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Keep calm and eat up your rations

While some food associated with wartime rationing makes the modern stomach shudder – there was an awful lot of corned beef eaten during the blitz – research by nutritional therapists and a brand new cook book of historical military recipes suggests that the meals of the era could be the key to finding hearty, healthy and economical recipes for families today.

Jackie Lynch, an expert in nutrition says the rationed dishes eaten during the two World Wars had high levels of protein, fibre, vitamins and minerals – all of which provide quality sustenance to power a human through the day, which is the prime purpose of any meal after all. One meal alone, dubbed the Woolton Pie after a wartime minister for food, contains four of the recommended five daily portions of fruit and vegetables.

Lynch even says the high fat dishes of the day are better than some modern day equivalents.

Although the homemade sausage recipe of WW2 contains 27 grams of fat per serving, these fats are in fact beneficial to us. The poly and monounsaturated fats in the recipe promote hormone balance, increase brain function and help to keep skin and hair healthy.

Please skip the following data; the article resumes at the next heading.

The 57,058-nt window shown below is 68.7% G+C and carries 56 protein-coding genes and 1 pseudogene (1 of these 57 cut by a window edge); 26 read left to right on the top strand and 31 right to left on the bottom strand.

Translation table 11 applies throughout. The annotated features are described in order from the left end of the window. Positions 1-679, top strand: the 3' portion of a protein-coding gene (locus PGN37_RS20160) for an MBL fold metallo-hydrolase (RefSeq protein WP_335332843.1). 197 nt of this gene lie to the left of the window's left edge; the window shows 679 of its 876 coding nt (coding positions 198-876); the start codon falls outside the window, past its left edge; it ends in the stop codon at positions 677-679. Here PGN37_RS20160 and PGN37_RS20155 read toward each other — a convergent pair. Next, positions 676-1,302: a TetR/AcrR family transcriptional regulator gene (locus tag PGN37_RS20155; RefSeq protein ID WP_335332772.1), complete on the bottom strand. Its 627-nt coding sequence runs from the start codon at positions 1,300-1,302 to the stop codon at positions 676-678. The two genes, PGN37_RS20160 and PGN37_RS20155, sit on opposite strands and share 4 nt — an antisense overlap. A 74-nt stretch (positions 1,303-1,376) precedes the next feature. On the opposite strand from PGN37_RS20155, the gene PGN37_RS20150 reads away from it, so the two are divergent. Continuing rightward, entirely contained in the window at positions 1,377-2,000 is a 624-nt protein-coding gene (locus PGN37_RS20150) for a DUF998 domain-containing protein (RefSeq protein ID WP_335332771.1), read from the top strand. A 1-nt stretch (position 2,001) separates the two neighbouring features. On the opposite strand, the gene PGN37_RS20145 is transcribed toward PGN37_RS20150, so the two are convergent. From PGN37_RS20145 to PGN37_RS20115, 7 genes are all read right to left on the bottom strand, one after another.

The unattractively named ‘baby’s head pudding’ – a wartime alternative to the good old northern steak and kidney pie – contains double the amount of protein found in many commercial ‘bodybuilding’ shakes. Sweet rationing meant carrots were used to sweeten fudge instead of sugar, a much healthier option for a child with a sweet tooth. So far, so healthy.

But how can these recipes help us as 21st century consumers?

As food prices rise they could be one way of cooking food that is high in nutritional value but low in price. A cottage pie made using ration style ingredients could feed a family of four for £6.20 in today’s money.

Research published in The Telegraph indicates families are cooking smaller portions to combat food pricing. This could be the perfect way of filling up without splashing out.

Could cooking in a style still well-remembered by many people today (sweet rationing lasted until 1957, my Dad still remembers the joy felt by children everywhere when toffee was allowed once again) be the best way to keep both our pockets and our bodies healthy? Lynch, writing in the Daily Mail, certainly thinks so.

It’s a great idea and something I’m sure could work for many families – the budget element of the recipes is especially tempting, as is this the thought of hearty meals like Lancashire hotpot. However, I do think children are unlikely to be impressed when presented with carrot fudge.

Could you be tempted into trying a rationed recipe? If so, click here to try your hand at Woolton Pie and other wartime favourites.

Tagged with: , Food & Drink, PR Agency Manchester, Public Relations North West, rationing, rations, recipes, wartime, WW2